"I was simply blown away by Going Rogue on almost every level. For many reasons, this is by far the best book and greatest literary achievement by a political figure in my lifetime..."
Brigadier General Anthony J. Tata:
"Her book washes away all doubts that any reader might have had about her readiness to be president. She comes across as exceptionally bright, dedicated, and passionate about public service. Her moral compass is strong, pointing true North in this case. And she has a wicked sense of humor."
Don Surber:
"Conservatives know why Palin is still standing — and standing taller today than those who tried to bring her down. What does not kill you makes you stronger. Thank you, Tina Fey."

Sarah Palin is Coming to Town

Review by Stanley Fish:

When I walked into the Strand Bookstore in Manhattan last week, I headed straight for the bright young thing who wore an “Ask Me” button, and asked her to point me to the section of the store where I might find Sarah Palin’s memoir, “Going Rogue: An American Life.” She looked at me as if I had requested a copy of “Mein Kampf” signed in blood by the author....


A few days later...I had begun reading Palin’s book, and while I wouldn’t count myself a fan in the sense of being a supporter, I found it compelling and very well done....

First, the art. The book has an architectonic structure that is built around a single moment, the moment when Palin receives a call from John McCain inviting her to be the vice-presidential candidate of the Republican party. When we first hear about the call it is as much a surprise to us as it was (at least as reported) to her, because for six pages she has been recounting a wonderful family outing at the Alaska State Fair. When her phone rings, she hopes it might be a call from her son Track, a soldier soon to deploy to Iraq, but “it was Senator John McCain asking if I wanted to help him change history.”

And that’s the last we hear of it for 200 pages. In between we hear a lot about Wasilla, high school, basketball, college, marriage, children, Down syndrome, Alaska politics, the environment, a daughter’s pregnancy. The re-entry of John McCain into the narrative on page 208 introduces Palin’s account of the presidential campaign and its aftermath, especially her decision to resign the governorship before the end of her term....


Paradoxically, the effect of the neatly spaced references to the call is to de-emphasize it as a dramatic moment. It is presented not as a climax, but as an interruption of matters more central to Palin’s abiding concerns — her family, Alaska’s prosperity, energy policy. (She loves to rehearse the kind of wonkish details we associate with Hillary Clinton, whom she admires.)

Indeed, it is a feature of this narrative that events we might have expected to be foregrounded are elided or passed over. Palin introduced herself to the nation with a powerful, electrifying speech accepting McCain’s invitation to join the ticket. It gets half a sentence (“I gave my speech”)....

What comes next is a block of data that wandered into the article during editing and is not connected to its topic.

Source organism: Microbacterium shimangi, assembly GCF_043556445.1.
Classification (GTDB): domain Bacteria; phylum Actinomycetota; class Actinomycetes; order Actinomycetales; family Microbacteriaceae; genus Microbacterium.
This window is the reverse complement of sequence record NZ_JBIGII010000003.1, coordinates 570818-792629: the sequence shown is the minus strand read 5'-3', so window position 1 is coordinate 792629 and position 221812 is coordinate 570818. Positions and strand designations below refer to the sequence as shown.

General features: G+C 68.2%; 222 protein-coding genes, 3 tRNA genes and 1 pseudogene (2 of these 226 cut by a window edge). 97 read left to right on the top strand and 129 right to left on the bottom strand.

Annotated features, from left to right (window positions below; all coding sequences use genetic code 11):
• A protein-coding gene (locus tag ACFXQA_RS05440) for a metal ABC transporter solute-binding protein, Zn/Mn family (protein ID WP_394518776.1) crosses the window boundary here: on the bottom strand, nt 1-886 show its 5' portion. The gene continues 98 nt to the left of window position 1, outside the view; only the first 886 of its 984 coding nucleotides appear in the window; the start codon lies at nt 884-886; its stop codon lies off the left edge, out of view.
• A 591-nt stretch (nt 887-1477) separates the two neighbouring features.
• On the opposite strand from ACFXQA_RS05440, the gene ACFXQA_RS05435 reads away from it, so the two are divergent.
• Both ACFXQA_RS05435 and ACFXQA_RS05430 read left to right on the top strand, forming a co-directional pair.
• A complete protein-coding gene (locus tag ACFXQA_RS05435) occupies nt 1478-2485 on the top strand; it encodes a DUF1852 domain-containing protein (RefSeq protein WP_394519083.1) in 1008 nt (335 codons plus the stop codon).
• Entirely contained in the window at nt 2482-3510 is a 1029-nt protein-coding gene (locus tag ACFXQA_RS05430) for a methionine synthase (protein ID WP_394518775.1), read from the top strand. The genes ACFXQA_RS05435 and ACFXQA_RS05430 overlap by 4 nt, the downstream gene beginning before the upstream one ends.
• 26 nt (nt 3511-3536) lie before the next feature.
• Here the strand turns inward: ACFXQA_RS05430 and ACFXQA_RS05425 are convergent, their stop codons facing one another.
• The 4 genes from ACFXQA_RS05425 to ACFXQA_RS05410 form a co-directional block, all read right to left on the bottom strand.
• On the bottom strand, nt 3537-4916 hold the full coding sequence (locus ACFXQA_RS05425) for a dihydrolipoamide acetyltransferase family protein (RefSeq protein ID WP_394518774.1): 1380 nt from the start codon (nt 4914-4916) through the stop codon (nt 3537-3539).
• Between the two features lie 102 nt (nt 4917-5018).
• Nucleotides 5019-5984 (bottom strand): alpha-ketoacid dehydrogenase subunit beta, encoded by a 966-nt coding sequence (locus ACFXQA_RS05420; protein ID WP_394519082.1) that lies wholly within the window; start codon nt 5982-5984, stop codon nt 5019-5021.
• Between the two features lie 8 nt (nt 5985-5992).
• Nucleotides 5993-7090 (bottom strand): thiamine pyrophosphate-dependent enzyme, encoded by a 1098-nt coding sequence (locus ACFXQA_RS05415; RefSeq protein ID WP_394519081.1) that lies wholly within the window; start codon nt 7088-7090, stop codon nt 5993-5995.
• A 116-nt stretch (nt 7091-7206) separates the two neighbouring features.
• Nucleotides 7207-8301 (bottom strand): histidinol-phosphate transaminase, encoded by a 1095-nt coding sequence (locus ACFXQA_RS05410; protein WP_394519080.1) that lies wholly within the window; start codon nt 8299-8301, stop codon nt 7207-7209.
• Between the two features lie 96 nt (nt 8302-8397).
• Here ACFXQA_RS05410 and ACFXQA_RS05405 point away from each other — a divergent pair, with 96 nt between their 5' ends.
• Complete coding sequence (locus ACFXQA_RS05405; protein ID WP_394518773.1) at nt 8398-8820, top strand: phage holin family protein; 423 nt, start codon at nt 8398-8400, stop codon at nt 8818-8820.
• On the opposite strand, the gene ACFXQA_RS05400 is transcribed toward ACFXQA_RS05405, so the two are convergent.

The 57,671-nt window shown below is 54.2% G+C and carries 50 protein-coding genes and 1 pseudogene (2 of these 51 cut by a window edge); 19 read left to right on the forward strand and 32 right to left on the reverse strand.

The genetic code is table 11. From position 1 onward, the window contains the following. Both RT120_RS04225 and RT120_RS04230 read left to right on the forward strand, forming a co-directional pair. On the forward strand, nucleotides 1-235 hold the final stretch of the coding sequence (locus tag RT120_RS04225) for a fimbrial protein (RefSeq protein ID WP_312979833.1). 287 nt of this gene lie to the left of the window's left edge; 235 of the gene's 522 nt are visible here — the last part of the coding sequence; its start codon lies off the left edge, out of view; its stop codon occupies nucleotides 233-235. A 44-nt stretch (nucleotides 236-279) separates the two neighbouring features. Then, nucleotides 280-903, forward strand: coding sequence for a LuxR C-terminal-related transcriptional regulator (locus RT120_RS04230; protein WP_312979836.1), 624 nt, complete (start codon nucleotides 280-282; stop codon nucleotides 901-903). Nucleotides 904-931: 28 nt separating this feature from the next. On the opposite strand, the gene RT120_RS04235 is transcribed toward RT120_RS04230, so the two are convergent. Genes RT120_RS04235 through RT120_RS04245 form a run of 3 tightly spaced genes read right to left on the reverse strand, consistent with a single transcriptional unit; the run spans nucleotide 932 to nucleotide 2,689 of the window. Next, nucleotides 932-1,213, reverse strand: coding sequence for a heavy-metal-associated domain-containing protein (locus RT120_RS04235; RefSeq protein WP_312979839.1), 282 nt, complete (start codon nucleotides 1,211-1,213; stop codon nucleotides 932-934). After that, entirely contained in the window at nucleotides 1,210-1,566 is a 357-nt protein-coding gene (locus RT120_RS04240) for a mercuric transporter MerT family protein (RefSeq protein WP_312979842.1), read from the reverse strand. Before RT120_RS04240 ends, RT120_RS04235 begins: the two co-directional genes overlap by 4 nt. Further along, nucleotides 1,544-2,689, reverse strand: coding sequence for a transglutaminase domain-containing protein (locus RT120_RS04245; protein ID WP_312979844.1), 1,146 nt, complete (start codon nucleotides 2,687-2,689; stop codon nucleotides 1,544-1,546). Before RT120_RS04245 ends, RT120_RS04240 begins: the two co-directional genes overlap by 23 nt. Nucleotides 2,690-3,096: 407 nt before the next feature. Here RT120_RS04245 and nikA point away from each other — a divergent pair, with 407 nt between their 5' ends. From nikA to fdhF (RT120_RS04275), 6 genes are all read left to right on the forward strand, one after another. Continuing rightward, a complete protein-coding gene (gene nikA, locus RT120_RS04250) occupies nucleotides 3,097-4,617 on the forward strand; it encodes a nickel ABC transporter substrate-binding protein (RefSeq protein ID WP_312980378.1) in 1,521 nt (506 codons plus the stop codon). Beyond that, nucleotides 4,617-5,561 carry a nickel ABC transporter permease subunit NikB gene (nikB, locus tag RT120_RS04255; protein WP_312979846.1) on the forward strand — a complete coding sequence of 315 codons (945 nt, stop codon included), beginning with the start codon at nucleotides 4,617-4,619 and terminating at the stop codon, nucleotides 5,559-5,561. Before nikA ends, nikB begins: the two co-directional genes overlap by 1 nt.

The only event that receives an extended discussion is her resignation. It is important to her because as an act it reflects on her integrity, and she has to be sure (as she eventually was) that she was doing it for the right reasons.

Resigning was a moral act for which she was responsible. The vice-presidential candidacy just happened to her; her account of it reads like an extended “what-I-did-on-my summer-and fall-vacation” essay.


For many politicians, family life is sandwiched in between long hours in public service. Palin wants us to know that for her it is the reverse. Political success is an accident that says nothing about you. Success as a wife, mother and citizen says everything...

I find the voice undeniably authentic...It is the voice of small-town America, with its folk wisdom, regional pride, common sense, distrust of rhetoric (itself a rhetorical trope), love of country and instinctive (not doctrinal) piety.

It says, here are some of the great things that have happened to me, but they are not what makes my life great and American. (“An American life is an extraordinary life.”) It says, don’t you agree with me that family, freedom and the beauties of nature are what sustain us?


And it also says, vote for me next time. For it is the voice of a politician, of the little girl who thought she could fly, tried it, scraped her knees, dusted herself off and “kept walking.”

In the end, perseverance, the ability to absorb defeat without falling into defeatism, is the key to Palin’s character. It’s what makes her run in both senses of the word and it is no accident that the physical act of running is throughout the book the metaphor for joy and real life. Her handlers in the McCain campaign wouldn’t let her run (a mistake, I think, even at the level of photo-op), no doubt because they feared another opportunity to go “off script,” to “go rogue.”

But run she does (and falls, but so what?), and when it is all over and she has lost the vice presidency and resigned the governorship, she goes on a long run and rehearses in her mind the eventful year she has chronicled. And as she runs, she achieves equilibrium and hope: “We’ve been through amazing days, and really, there wasn’t one thing to complain about. I feel such freedom, such hope, such thankfulness for our country, a place where nothing is hopeless.”

The message is clear. America can’t be stopped. I can’t be stopped. I’ve stumbled and fallen, but I always get up and run again. Her political opponents, especially those who dismissed Ronald Reagan before he was elected, should take note. Wherever you are, you better watch out. Sarah Palin is coming to town.